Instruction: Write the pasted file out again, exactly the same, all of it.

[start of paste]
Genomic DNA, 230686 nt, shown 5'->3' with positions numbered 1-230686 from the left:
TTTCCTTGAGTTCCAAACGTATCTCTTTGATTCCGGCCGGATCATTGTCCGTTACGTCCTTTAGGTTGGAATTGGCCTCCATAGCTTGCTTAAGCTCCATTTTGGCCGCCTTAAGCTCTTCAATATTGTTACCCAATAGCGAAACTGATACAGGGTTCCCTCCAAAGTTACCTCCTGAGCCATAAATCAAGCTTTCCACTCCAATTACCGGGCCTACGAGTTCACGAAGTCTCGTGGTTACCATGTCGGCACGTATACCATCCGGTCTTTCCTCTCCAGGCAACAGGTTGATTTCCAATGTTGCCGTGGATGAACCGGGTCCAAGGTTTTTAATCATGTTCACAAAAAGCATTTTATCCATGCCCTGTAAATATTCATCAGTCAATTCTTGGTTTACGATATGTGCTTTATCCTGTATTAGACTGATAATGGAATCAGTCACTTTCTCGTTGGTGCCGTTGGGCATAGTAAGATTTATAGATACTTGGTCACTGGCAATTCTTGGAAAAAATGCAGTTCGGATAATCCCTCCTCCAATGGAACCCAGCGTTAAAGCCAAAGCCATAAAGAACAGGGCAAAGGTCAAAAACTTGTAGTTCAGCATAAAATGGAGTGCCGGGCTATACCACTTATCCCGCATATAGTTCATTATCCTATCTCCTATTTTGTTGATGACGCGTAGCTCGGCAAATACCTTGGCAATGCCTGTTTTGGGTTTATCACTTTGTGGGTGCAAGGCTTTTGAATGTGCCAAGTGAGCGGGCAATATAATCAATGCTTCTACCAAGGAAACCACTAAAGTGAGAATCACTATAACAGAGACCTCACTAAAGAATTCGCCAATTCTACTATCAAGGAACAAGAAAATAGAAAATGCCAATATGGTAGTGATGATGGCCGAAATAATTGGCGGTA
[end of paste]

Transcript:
Genomic DNA, 230686 nt, shown 5'->3' with positions numbered 1-230686 from the left:
TTTCCTTGAGTTCCAAACGTATCTCTTTGATTCCGGCCGGATCATTGTCCGTTACGTCCTTTAGGTTGGAATTGGCCTCCATAGCTTGCTTAAGCTCCATTTTGGCCGCCTTAAGCTCTTCAATATTGTTACCCAATAGCGAAACTGATACAGGGTTCCCTCCAAAGTTACCTCCTGAGCCATAAATCAAGCTTTCCACTCCAATTACCGGGCCTACGAGTTCACGAAGTCTCGTGGTTACCATGTCGGCACGTATACCATCCGGTCTTTCCTCTCCAGGCAACAGGTTGATTTCCAATGTTGCCGTGGATGAACCGGGTCCAAGGTTTTTAATCATGTTCACAAAAAGCATTTTATCCATGCCCTGTAAATATTCATCAGTCAATTCTTGGTTTACGATATGTGCTTTATCCTGTATTAGACTGATAATGGAATCAGTCACTTTCTCGTTGGTGCCGTTGGGCATAGTAAGATTTATAGATACTTGGTCACTGGCAATTCTTGGAAAAAATGCAGTTCGGATAATCCCTCCTCCAATGGAACCCAGCGTTAAAGCCAAAGCCATAAAGAACAGGGCAAAGGTCAAAAACTTGTAGTTCAGCATAAAATGGAGTGCCGGGCTATACCACTTATCCCGCATATAGTTCATTATCCTATCTCCTATTTTGTTGATGACGCGTAGCTCGGCAAATACCTTGGCAATGCCTGTTTTGGGTTTATCACTTTGTGGGTGCAAGGCTTTTGAATGTGCCAAGTGAGCGGGCAATATAATCAATGCTTCTACCAAGGAAACCACTAAAGTGAGAATCACTATAACAGAGACCTCACTAAAGAATTCGCCAATTCTACTATCAAGGAACAAGAAAATAGAAAATGCCAATATGGTAGTGATGATGGCCGAAATAATTGGCGGTA